ASIC took the Storm directors Emmanuel and Julie Cassimitis to court, alleging that they breached their duty as directors by implementing an advice model that failed to take the personal circumstances of investors into account.
It also alleged that they operated an unlicensed managed investment scheme.
The Federal Court found that they had breached their duty as directors and that storm had provided inappropriate advice to certain investors.
Lenders developed close relationships with Storm. According to an article by Paul Barry in The Monthly, Macquarie Bank drew up a “working alliance” document, in which it agreed to charge Storm clients lower interest rates, allow them higher loan-to-valuation ratios and provide extra time to meet margin calls.
CBA also offered Storm clients lower rates and higher LVRs and in 2007 sponsored a event that Storm put on in Italy for favoured clients.
CBA had more than 2000 Storm clients, Macquarie had about 1000 and Bank of Queensland around 370.
After the various cases were settled, the funds for compensation provided by CBA amounted to $268 million, made up of $132 million under a resolution scheme and $136 million under a settlement with ASIC. Macquarie settled for $84.4 million and BOQ paid out a total of $19.7 million, with $17 million of this paid to BOQ customers.
Last year’s Westpac settlement demonstrated that the question of whether lenders are liable as inked credit providers remains up in the air.
The representative proceeding was brought by John and Glenda Lee. They claimed that Westpac breached various terms of their home loan agreement, and the home loan agreements and business loan agreements of some or all of the group members.
They also claimed that by entering into the loan agreements Westpac engaged in unconscionable conduct, which resulted in breaches of the ASIC Act.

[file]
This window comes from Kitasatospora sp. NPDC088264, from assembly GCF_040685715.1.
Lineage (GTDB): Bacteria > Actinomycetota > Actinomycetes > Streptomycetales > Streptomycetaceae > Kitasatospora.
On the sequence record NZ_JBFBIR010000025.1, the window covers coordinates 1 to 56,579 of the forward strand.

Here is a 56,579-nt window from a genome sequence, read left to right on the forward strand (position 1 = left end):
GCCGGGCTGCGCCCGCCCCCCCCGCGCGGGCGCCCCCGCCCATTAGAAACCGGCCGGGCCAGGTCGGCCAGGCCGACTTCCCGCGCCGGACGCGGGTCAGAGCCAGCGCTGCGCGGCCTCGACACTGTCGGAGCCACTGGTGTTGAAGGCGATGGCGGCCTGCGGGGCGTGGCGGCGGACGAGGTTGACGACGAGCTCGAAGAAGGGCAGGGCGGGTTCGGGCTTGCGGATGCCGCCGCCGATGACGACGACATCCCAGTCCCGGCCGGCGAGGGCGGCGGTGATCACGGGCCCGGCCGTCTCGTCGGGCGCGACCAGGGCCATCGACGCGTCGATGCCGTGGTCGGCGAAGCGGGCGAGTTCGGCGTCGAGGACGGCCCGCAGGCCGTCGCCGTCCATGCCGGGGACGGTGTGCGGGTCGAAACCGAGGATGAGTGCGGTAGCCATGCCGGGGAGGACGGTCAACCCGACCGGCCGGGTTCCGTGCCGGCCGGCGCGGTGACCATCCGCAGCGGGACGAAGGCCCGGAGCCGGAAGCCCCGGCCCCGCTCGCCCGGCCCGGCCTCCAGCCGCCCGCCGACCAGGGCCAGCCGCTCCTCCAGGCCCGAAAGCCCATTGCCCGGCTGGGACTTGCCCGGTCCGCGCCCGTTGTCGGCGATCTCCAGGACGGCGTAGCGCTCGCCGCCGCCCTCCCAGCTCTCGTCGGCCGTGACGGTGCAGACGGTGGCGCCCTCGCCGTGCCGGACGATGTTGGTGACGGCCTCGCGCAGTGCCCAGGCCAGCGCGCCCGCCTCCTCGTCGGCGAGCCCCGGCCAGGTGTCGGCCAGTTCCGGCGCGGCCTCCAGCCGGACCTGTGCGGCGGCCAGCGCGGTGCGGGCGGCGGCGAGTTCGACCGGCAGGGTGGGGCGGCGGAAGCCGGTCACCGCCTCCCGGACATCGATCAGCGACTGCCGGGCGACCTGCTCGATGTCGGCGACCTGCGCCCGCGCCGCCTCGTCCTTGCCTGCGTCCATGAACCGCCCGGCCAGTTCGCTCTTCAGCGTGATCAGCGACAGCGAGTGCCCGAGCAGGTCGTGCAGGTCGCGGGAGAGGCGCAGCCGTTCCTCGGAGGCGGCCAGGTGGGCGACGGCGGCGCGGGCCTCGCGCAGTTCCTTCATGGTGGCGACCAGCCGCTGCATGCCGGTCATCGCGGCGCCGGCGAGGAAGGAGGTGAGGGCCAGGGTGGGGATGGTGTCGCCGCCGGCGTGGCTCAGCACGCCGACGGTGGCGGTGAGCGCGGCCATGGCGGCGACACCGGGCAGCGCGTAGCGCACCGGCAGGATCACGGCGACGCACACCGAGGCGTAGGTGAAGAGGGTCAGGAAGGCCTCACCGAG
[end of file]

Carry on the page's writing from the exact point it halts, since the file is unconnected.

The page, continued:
And they claimed that Westpac was a “linked credit provider” of Storm, under the Trade Practices Act, such that it was liable for Storm’s breaches of contract. In relation to the provision of investment advice.
In a commentary on the case, Barry.Nilsson Lawyers special counsel Belinda Randall says the bank’s case was that it was merely one of a number of lenders to Storm clients. It argued that if it had performed the “duties” which the applicants alleged it owed them and declined to lend them money, the most likely consequence would have been that the applicants would have borrowed from another lender and invested in the same “grossly improvident scheme”.
The bank rejected the argument that it owed a duty to advise people who approached it for finance not to follow the financial advice provided by third parties.
In its ruling, the Federal Court said: “The amount payable by Westpac under the settlement agreement is a relatively small sum in the context of actions of this nature. This probably reflects and assessment by both parties as to the strength of the applicants’ case.”
At the time ASIC commenced legal proceedings against various parties, in 2010, then ASIC chair Greg Medcraft said one of his goals was to clarify the role of the lenders in arrangements such as the one Storm set up. What the latest case appears to show is that ASIC has not achieved that goal.